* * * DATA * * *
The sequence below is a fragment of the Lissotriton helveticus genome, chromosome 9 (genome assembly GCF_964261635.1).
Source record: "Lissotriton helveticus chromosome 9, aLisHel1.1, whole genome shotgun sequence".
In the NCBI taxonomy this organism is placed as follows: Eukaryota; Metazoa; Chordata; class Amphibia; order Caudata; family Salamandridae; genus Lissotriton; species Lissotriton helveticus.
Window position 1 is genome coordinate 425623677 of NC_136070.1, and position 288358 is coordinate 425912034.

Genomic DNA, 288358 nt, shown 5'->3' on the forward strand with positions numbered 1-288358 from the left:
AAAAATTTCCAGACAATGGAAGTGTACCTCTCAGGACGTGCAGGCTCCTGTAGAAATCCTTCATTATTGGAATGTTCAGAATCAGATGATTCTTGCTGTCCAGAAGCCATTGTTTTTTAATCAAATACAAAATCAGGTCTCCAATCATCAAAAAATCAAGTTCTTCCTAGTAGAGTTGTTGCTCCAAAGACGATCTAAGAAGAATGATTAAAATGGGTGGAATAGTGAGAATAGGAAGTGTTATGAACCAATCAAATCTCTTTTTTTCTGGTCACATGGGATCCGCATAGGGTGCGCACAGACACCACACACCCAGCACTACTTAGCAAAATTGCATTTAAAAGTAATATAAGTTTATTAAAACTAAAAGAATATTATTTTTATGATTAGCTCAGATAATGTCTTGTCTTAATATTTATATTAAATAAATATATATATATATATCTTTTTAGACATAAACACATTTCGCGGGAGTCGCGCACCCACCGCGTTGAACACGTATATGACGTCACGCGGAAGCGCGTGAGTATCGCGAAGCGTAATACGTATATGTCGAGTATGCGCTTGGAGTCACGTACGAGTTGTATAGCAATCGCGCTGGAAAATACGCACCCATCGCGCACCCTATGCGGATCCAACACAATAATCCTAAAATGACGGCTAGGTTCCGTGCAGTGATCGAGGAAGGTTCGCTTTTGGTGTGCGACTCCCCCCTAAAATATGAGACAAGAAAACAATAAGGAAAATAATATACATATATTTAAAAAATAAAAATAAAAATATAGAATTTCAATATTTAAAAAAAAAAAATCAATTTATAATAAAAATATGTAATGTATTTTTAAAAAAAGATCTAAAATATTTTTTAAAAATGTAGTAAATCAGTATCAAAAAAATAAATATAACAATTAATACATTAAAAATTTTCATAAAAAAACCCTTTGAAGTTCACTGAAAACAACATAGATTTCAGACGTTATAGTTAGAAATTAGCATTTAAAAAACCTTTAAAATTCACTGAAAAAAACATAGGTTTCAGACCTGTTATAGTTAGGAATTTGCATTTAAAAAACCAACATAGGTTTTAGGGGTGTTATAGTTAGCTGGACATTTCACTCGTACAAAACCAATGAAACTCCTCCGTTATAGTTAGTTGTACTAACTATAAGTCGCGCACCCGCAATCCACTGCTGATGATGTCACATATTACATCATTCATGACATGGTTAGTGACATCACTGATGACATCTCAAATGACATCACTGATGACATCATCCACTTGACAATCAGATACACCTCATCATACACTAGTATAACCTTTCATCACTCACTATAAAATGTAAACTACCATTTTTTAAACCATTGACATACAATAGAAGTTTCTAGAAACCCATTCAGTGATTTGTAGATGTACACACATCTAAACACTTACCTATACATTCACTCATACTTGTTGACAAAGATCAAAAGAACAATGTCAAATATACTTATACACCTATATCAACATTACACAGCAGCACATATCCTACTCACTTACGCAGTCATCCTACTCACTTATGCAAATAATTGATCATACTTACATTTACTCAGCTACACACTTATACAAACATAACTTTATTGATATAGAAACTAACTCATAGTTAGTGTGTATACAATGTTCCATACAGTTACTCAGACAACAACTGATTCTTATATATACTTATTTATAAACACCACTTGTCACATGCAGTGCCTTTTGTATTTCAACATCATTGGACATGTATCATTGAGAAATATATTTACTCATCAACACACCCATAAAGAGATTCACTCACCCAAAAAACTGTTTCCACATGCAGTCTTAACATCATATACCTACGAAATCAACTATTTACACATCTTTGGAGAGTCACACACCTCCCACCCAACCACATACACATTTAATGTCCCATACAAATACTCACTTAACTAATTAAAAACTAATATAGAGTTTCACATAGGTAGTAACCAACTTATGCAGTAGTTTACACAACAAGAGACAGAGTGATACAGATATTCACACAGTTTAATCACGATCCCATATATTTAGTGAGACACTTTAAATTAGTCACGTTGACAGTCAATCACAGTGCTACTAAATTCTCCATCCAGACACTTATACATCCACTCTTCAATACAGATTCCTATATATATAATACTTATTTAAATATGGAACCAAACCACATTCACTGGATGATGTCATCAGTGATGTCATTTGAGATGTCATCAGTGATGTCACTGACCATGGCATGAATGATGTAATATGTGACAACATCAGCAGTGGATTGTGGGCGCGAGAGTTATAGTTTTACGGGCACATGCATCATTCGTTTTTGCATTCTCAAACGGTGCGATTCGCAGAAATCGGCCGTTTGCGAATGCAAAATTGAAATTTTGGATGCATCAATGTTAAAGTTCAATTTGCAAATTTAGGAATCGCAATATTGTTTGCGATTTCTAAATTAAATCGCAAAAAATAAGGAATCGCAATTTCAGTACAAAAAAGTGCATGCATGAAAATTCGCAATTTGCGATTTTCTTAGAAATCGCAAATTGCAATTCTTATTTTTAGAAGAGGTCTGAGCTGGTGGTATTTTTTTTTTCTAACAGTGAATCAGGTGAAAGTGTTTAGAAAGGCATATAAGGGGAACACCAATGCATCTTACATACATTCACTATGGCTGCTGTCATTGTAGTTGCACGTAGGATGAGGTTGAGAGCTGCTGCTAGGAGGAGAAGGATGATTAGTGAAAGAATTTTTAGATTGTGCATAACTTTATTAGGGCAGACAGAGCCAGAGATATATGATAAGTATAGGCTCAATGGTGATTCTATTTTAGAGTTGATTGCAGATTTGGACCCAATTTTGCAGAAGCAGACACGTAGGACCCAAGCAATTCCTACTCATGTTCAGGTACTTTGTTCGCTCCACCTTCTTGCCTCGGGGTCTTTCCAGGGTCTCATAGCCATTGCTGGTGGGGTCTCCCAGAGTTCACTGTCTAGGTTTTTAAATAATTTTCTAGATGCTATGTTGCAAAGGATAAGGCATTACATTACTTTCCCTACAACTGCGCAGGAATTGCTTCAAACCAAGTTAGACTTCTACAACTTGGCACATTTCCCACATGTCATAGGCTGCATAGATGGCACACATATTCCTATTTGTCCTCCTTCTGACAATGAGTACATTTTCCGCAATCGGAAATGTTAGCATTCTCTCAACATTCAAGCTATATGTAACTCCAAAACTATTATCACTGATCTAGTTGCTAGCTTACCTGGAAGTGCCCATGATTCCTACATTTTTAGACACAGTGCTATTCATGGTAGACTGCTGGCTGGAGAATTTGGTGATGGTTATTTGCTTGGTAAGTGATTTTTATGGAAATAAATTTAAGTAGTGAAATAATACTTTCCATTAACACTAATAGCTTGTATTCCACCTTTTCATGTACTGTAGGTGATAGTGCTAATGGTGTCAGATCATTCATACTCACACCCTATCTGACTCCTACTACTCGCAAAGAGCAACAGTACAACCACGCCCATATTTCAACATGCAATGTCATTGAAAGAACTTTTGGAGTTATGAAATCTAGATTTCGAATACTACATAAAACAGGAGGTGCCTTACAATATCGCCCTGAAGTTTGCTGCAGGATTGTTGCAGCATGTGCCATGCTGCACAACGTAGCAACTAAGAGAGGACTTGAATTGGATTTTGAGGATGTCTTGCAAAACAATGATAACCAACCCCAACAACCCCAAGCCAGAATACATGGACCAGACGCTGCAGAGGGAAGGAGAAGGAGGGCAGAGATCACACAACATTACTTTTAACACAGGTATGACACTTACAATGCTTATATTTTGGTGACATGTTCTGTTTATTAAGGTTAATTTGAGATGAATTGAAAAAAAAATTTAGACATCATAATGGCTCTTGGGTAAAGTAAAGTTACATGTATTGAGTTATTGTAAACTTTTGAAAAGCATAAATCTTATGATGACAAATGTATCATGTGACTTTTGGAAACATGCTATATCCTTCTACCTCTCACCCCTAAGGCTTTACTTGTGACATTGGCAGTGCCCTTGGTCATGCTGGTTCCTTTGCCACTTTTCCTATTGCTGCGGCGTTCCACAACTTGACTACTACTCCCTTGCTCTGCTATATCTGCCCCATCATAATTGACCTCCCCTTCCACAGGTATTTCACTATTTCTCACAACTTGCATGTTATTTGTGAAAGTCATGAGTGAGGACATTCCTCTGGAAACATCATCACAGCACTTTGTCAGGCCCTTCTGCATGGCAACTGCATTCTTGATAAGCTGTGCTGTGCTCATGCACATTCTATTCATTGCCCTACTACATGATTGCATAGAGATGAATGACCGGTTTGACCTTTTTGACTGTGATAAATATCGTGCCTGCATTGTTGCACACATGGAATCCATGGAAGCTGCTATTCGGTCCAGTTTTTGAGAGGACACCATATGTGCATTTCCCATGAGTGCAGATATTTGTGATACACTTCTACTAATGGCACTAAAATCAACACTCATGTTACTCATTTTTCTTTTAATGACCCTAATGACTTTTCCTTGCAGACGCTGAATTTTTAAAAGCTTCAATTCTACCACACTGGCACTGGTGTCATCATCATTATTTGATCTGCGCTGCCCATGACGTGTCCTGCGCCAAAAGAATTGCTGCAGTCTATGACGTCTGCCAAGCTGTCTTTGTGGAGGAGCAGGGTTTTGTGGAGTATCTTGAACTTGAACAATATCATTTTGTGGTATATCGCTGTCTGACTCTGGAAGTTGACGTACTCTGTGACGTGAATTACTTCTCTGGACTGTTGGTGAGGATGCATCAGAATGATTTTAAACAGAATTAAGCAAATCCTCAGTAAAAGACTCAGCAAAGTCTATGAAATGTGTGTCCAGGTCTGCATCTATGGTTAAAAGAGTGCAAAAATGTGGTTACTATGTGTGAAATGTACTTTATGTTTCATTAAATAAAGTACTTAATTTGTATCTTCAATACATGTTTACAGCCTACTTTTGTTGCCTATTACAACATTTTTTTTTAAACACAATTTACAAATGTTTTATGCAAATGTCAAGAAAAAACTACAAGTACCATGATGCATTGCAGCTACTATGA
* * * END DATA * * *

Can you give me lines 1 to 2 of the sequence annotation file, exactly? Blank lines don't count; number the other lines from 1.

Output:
The sequence below is a fragment of the Lissotriton helveticus genome, chromosome 9 (genome assembly GCF_964261635.1).
Source record: "Lissotriton helveticus chromosome 9, aLisHel1.1, whole genome shotgun sequence".